“Allowed to proceed, the proposal could lead to continued soil damage, including erosion and compaction, impacting the flow of water to the Rio Grande and thousands of communities downstream, according to a DU press release”

    Seriously? I would like these two law students to show in an analysis on how implementing this project would be measureable or detectable in downstream waters….particularly at the scale of the “Rio Grande” and “thousands of communities downstream”. Sensational at best. Timber harvest from roughly four sections detectable with a 182,200 square mile watershed? Time for some folks to take undergrad forest hydrology…

    • Smokey, there is more to this than meets the eye. If the lawyers decide to do more, there will be a document that describes the other point of view.

      I will try to post those documents from Colt Summit and this case as they go forward (if they do).

      Students and other groups get to make assertions knowing that, most of the time, they won’t be questioned by those who know more on a topic. The problem with that is that humans can get carried away with their own rhetoric if no one calls them on it. Everyone needs a little open QA/QC.

  2. Smokey’s points are well taken and spot on. There’s no doubt, plenty more to both sides of the story.

    Sharon states,”… most of the time, they won’t be questioned by those who know more on a topic.”

    If this is suggesting the courtroom representation of agency rationales are under represented, who’s to fault the plaintiffs for that?

    “Everyone needs a little open QA/QC.”

    Seems to me, that’s exactly what the USFS gets when found in violation of the specifics of the laws– QA/QC. Clearly, the courtroom is about the only way QA/QC for the agency gets effected, and sometimes that doesn’t even work.

  3. Sharon – your desire to see more law students do affirmative litigation for the FS is an interesting one. My experience is that law students join law school clinics to get an opportunity to do exciting legal work – including standing up in court and arguing a case – that they won’t otherwise get until many years into their legal careers. (Much of law school is reading dreary books and checking other people’s footnotes – actually practicing law can seem pretty fun.) My sense is that the Department of Justice doesn’t have a program for letting law students argue on behalf of the Forest Service in court, and that even seasoned OGC lawyers inside USDA rarely get that opportunity. So, these clinical opportunities on behalf of conservation groups may look attractive in comparison.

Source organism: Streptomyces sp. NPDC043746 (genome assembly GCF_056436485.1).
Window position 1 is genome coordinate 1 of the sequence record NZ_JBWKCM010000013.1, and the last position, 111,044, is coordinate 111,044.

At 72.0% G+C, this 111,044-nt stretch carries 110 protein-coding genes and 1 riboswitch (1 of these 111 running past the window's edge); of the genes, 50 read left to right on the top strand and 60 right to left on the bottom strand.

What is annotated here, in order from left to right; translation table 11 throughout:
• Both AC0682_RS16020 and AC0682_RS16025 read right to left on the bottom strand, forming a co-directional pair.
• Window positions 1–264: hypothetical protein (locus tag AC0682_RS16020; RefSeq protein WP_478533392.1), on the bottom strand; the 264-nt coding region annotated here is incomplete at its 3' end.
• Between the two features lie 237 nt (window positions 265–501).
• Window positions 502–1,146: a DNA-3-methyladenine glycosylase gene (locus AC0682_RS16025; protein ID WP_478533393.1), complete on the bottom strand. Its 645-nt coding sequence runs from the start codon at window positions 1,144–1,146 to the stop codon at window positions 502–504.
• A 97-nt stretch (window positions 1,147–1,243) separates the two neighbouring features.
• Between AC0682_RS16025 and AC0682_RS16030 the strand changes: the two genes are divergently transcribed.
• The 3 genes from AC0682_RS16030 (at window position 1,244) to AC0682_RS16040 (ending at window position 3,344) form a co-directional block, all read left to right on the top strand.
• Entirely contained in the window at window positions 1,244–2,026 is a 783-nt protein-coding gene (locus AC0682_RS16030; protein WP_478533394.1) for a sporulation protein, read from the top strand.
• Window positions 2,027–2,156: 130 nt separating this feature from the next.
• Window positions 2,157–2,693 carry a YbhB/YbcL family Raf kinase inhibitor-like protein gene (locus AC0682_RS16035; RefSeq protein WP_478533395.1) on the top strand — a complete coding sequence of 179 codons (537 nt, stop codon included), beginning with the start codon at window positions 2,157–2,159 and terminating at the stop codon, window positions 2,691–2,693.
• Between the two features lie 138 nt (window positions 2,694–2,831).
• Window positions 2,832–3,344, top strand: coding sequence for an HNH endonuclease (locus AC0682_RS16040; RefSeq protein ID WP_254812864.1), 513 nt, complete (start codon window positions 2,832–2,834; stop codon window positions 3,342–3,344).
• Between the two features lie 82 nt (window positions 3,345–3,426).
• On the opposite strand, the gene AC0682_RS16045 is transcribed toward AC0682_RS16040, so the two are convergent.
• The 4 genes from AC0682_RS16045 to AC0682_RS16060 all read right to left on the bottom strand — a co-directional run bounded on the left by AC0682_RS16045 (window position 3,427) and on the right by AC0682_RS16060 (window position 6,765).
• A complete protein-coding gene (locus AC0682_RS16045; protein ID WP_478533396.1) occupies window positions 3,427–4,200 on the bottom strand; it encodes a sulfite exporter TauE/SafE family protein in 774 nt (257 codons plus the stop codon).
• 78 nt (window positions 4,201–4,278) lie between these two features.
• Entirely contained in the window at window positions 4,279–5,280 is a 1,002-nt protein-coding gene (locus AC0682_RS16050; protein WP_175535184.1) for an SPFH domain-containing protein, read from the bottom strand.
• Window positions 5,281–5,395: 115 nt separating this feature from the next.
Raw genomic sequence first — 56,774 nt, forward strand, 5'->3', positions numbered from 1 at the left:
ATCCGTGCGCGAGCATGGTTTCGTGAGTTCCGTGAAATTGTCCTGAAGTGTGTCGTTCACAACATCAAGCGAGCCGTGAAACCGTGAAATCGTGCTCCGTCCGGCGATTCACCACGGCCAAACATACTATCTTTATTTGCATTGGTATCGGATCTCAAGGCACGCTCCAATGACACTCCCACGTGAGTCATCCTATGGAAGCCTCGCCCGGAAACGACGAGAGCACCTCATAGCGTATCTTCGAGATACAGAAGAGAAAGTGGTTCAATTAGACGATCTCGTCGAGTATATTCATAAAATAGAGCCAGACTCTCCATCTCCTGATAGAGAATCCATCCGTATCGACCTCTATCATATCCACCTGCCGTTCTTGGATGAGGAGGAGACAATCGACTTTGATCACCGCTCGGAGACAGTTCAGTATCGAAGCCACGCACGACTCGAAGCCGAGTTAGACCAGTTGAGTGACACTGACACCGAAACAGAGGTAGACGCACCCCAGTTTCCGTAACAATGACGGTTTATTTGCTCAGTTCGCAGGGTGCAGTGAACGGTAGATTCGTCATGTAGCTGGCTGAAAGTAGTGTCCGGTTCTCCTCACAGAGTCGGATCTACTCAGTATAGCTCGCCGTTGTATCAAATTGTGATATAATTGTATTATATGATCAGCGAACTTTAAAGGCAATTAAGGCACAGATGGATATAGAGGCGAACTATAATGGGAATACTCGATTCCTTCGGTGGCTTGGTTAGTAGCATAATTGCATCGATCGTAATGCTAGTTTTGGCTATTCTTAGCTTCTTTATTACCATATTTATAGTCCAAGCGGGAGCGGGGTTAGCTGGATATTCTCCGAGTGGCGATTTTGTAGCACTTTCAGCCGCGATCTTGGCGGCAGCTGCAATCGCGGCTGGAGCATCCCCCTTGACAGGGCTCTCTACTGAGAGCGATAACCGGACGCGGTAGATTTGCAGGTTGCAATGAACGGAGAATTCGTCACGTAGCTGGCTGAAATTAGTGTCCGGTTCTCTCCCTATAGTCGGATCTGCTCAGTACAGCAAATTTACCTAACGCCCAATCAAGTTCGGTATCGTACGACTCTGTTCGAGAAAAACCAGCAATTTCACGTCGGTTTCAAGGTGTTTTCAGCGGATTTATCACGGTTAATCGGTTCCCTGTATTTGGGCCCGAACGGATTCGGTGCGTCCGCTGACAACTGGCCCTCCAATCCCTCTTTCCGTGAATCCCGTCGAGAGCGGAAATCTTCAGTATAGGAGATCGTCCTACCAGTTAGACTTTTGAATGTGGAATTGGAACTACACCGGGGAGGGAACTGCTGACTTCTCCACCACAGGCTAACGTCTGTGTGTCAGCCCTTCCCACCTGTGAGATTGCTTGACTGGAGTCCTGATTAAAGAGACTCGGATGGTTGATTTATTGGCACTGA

That said, it would be great if you could post any info from our friends at OGC about summer or school-year internships for students who might want experience working for the agency.

    • Thanks, Ted. I will check this out with OGC and also DOJ and see what I can find.

      Also, note that the FS has hosted law students as interns to work on the client’s side of legal work, but they can’t get law school credit unless supervised by OGC. Some have been willing to forego the credit to get the experience… The FS has directly hired people with law degrees who have become successful litigation coordinators, NEPA professionals, etc.

    • After some preliminary investigation, it turns out that there is something called a “Student Practice Act” that applies to law school interns, under which they can appear in court.
      But the feds do not have an equivalent opportunity, perhaps by the very nature of fed-ness. (protecting the interests of the USG). I think it bears some more thought and perhaps creativity.

      It seems like a good idea for future litigators to gain experience, but I just wonder if there are ways to do this that would be cheaper for, or even beneficial to, the US taxpayer.